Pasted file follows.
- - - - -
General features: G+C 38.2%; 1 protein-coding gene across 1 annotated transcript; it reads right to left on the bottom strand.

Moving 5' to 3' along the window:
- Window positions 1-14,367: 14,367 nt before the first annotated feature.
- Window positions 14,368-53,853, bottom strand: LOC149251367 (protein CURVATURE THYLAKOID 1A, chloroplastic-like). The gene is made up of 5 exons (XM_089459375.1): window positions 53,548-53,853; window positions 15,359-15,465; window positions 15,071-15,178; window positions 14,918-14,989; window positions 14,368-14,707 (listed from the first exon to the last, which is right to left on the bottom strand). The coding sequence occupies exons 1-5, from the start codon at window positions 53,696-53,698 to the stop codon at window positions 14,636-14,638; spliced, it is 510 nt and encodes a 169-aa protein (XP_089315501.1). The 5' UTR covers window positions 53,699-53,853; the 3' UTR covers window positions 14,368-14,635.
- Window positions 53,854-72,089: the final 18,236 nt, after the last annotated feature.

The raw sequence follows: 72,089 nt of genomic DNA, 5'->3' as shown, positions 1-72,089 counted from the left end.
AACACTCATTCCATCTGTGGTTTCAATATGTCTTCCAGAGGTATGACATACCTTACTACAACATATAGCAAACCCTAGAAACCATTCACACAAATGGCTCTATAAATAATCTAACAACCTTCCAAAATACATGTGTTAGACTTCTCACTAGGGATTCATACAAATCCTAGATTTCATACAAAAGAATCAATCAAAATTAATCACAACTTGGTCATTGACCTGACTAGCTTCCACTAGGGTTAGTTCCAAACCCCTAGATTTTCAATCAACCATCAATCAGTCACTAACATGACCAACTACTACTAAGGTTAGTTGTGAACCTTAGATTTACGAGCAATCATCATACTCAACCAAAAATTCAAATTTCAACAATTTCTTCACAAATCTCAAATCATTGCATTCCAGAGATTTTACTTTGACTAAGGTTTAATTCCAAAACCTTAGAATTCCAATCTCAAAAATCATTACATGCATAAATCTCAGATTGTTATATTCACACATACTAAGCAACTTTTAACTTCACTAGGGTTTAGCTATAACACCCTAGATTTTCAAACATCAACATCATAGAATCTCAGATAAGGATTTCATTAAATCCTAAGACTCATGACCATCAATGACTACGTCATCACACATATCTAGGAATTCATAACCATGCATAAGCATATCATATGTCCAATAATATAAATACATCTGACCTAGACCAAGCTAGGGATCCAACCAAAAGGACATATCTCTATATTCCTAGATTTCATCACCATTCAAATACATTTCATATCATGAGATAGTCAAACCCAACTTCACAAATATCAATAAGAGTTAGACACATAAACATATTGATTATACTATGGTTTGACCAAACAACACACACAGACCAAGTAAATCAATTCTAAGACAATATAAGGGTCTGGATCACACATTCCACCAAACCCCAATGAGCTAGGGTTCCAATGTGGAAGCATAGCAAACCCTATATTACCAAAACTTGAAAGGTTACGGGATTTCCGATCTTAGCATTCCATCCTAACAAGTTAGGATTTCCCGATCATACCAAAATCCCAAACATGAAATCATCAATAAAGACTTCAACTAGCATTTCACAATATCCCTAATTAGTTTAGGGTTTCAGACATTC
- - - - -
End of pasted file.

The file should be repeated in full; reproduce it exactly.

General features: G+C 38.2%; 1 protein-coding gene across 1 annotated transcript; it reads right to left on the bottom strand.

Moving 5' to 3' along the window:
- Window positions 1-14,367: 14,367 nt before the first annotated feature.
- Window positions 14,368-53,853, bottom strand: LOC149251367 (protein CURVATURE THYLAKOID 1A, chloroplastic-like). The gene is made up of 5 exons (XM_089459375.1): window positions 53,548-53,853; window positions 15,359-15,465; window positions 15,071-15,178; window positions 14,918-14,989; window positions 14,368-14,707 (listed from the first exon to the last, which is right to left on the bottom strand). The coding sequence occupies exons 1-5, from the start codon at window positions 53,696-53,698 to the stop codon at window positions 14,636-14,638; spliced, it is 510 nt and encodes a 169-aa protein (XP_089315501.1). The 5' UTR covers window positions 53,699-53,853; the 3' UTR covers window positions 14,368-14,635.
- Window positions 53,854-72,089: the final 18,236 nt, after the last annotated feature.

The raw sequence follows: 72,089 nt of genomic DNA, 5'->3' as shown, positions 1-72,089 counted from the left end.
AACACTCATTCCATCTGTGGTTTCAATATGTCTTCCAGAGGTATGACATACCTTACTACAACATATAGCAAACCCTAGAAACCATTCACACAAATGGCTCTATAAATAATCTAACAACCTTCCAAAATACATGTGTTAGACTTCTCACTAGGGATTCATACAAATCCTAGATTTCATACAAAAGAATCAATCAAAATTAATCACAACTTGGTCATTGACCTGACTAGCTTCCACTAGGGTTAGTTCCAAACCCCTAGATTTTCAATCAACCATCAATCAGTCACTAACATGACCAACTACTACTAAGGTTAGTTGTGAACCTTAGATTTACGAGCAATCATCATACTCAACCAAAAATTCAAATTTCAACAATTTCTTCACAAATCTCAAATCATTGCATTCCAGAGATTTTACTTTGACTAAGGTTTAATTCCAAAACCTTAGAATTCCAATCTCAAAAATCATTACATGCATAAATCTCAGATTGTTATATTCACACATACTAAGCAACTTTTAACTTCACTAGGGTTTAGCTATAACACCCTAGATTTTCAAACATCAACATCATAGAATCTCAGATAAGGATTTCATTAAATCCTAAGACTCATGACCATCAATGACTACGTCATCACACATATCTAGGAATTCATAACCATGCATAAGCATATCATATGTCCAATAATATAAATACATCTGACCTAGACCAAGCTAGGGATCCAACCAAAAGGACATATCTCTATATTCCTAGATTTCATCACCATTCAAATACATTTCATATCATGAGATAGTCAAACCCAACTTCACAAATATCAATAAGAGTTAGACACATAAACATATTGATTATACTATGGTTTGACCAAACAACACACACAGACCAAGTAAATCAATTCTAAGACAATATAAGGGTCTGGATCACACATTCCACCAAACCCCAATGAGCTAGGGTTCCAATGTGGAAGCATAGCAAACCCTATATTACCAAAACTTGAAAGGTTACGGGATTTCCGATCTTAGCATTCCATCCTAACAAGTTAGGATTTCCCGATCATACCAAAATCCCAAACATGAAATCATCAATAAAGACTTCAACTAGCATTTCACAATATCCCTAATTAGTTTAGGGTTTCAGACATTC